Experts discuss impacts of increased screen time on kids

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Posted at 10:47 AM, May 13, 2021
and last updated 2021-05-13 11:47:01-04

NASHVILLE, Tenn. (WTVF) — Pre-pandemic, kids across the country averaged more than 4.5 hours per day on some type of digital device. Now, imagine what those look like now after a year of a lot of isolation.

A more recent study even showed that from May 2019 to May 2020, screen time use in kids had doubled from year to year. Now, two local experts are weighing in on what damage could potentially be done with hours spent on screens by adolescents.

The Director of Child and Adolescent Counseling at Daystar Counseling Ministries in Nashville, Sissy Goff, says while there's no chance in eliminating screen time altogether, a little goes a long way.

"Even before the pandemic, we were seeing anxiety and depression rise and statistics we're tying it to an increase of screen time," says Goff.

She also says it can tend to negatively impact social skills. However, Goff adds, there are steps parents can take to combat the reliance and urge to stay on screens.

First, be sure to be the example. You won’t be shocked to hear, kids won’t buy the fact they need to take a screen break, if you’re still staring at yours.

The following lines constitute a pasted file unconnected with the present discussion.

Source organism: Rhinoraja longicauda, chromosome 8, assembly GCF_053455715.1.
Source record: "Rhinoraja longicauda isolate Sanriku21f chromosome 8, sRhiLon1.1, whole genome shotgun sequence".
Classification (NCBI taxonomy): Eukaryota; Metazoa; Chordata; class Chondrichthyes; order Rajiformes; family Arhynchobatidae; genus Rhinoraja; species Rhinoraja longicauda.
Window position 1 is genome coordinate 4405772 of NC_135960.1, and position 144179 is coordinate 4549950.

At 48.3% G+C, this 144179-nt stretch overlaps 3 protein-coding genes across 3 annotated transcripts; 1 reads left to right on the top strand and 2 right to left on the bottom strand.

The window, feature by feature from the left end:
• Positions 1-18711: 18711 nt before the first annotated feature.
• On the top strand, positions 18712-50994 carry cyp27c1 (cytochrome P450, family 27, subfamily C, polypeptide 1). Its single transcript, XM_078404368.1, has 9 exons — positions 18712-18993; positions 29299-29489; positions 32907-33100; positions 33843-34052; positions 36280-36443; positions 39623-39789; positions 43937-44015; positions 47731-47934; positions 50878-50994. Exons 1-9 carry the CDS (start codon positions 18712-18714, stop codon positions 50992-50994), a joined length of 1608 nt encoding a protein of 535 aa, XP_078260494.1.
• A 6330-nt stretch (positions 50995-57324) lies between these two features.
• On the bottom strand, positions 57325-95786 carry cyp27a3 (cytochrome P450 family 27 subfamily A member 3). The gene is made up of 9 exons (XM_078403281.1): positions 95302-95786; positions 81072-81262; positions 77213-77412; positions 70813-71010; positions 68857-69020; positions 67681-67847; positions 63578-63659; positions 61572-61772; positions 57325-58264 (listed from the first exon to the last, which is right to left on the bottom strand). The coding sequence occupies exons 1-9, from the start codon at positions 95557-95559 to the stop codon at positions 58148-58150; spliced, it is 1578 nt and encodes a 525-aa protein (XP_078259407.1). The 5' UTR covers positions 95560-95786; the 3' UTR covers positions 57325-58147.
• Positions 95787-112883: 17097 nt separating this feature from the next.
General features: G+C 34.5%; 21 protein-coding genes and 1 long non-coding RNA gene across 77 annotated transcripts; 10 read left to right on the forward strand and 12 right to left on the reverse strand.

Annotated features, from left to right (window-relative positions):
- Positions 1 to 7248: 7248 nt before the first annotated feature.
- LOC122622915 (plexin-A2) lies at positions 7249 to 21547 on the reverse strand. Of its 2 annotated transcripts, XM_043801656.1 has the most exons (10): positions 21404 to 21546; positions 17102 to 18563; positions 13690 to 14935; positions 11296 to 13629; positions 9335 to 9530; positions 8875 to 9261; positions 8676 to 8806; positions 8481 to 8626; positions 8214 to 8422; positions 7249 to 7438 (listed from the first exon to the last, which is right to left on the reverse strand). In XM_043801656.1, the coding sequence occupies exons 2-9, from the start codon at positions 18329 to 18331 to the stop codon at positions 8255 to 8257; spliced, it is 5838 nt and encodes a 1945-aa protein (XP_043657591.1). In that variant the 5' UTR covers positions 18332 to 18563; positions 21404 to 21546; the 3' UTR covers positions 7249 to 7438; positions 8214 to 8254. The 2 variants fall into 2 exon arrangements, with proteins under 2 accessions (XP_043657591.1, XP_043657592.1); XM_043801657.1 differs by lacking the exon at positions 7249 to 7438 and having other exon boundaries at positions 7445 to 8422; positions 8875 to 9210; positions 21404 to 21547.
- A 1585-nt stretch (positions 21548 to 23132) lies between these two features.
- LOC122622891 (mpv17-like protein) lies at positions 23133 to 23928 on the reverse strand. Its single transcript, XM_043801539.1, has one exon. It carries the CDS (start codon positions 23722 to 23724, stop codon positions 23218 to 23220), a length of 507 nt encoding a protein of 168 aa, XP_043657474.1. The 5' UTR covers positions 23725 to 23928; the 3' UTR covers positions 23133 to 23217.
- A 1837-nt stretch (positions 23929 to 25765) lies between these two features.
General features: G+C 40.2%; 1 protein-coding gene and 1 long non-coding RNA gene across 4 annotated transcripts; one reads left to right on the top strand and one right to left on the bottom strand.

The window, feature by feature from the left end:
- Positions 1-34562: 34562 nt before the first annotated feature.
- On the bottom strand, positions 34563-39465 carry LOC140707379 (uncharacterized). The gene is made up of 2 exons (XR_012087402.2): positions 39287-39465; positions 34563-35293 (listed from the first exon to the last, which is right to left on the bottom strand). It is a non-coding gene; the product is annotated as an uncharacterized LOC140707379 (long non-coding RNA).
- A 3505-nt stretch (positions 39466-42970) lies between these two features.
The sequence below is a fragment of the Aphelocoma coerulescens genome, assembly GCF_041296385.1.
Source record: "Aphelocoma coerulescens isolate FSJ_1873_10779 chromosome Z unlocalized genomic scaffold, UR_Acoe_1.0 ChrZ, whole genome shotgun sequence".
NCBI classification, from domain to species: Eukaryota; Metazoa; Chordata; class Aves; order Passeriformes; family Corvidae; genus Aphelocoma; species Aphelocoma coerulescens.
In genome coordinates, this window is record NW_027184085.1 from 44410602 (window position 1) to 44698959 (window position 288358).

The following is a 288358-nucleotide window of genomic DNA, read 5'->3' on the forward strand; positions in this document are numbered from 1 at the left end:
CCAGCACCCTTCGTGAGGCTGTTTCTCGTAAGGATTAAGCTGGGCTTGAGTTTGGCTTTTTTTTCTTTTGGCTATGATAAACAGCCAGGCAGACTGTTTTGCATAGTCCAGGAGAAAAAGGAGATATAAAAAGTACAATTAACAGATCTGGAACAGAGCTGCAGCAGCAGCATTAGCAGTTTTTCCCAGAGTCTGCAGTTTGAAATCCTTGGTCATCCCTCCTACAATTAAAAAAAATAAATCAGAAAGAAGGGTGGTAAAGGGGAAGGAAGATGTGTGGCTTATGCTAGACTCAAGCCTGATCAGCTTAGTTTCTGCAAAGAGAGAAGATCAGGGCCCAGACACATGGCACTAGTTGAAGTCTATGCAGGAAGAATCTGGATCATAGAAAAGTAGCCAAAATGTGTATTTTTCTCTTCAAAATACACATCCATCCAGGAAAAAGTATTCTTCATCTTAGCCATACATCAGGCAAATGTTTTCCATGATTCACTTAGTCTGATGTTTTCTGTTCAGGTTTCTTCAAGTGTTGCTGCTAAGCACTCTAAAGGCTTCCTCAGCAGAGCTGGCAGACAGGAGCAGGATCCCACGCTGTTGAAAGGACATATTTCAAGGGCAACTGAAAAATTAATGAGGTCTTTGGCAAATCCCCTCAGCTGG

Goff advises to try and have dinners where everyone agrees to put their phone down for an hour. Or, agree to set aside specific time where everyone takes a break from their devices for a bit. Take a family walk — whatever works.

Second, she advises parents to have a conversation with kids. Try to connect with what they’re into. For instance, if you’re in the car say, “let’s take a break from our phones but play me your favorite song, what are you listening to now,” Goff says.

Lastly, Goff says to give yourself, and your kids, some grace. We’ve all been through a lot over the last year. She says small steps and victories are important.

It’s also important to note, experts say not all screen time is equal. Virtual learning and playing entertaining video games don’t necessarily hold the same value. But for young eyes, a bit of eye strain doesn’t discern virtual education from virtual gaming; a screen is a screen.

Dr. Anvesh Reddy from Vanderbilt University says, "it can be as simple as taking a break. Some people will mention something called the '20/20/20 rule,' which is every 20 minutes, take a break and for 20 seconds look at an object, 20 feet away. The other thing is after a couple hours... just get up and go outside or do something different.”

Dr. Reddy also adds when kids stare at screens they typically only blink half as often as they do otherwise. So, if your child complains of dry eye, Reddy says it’s fine to use artificial tears.

If you'd like to make an appointment with Sissy Goff, you can learn more here. If you'd like to make your child an eye appointment with Dr. Reddy, you can do so here.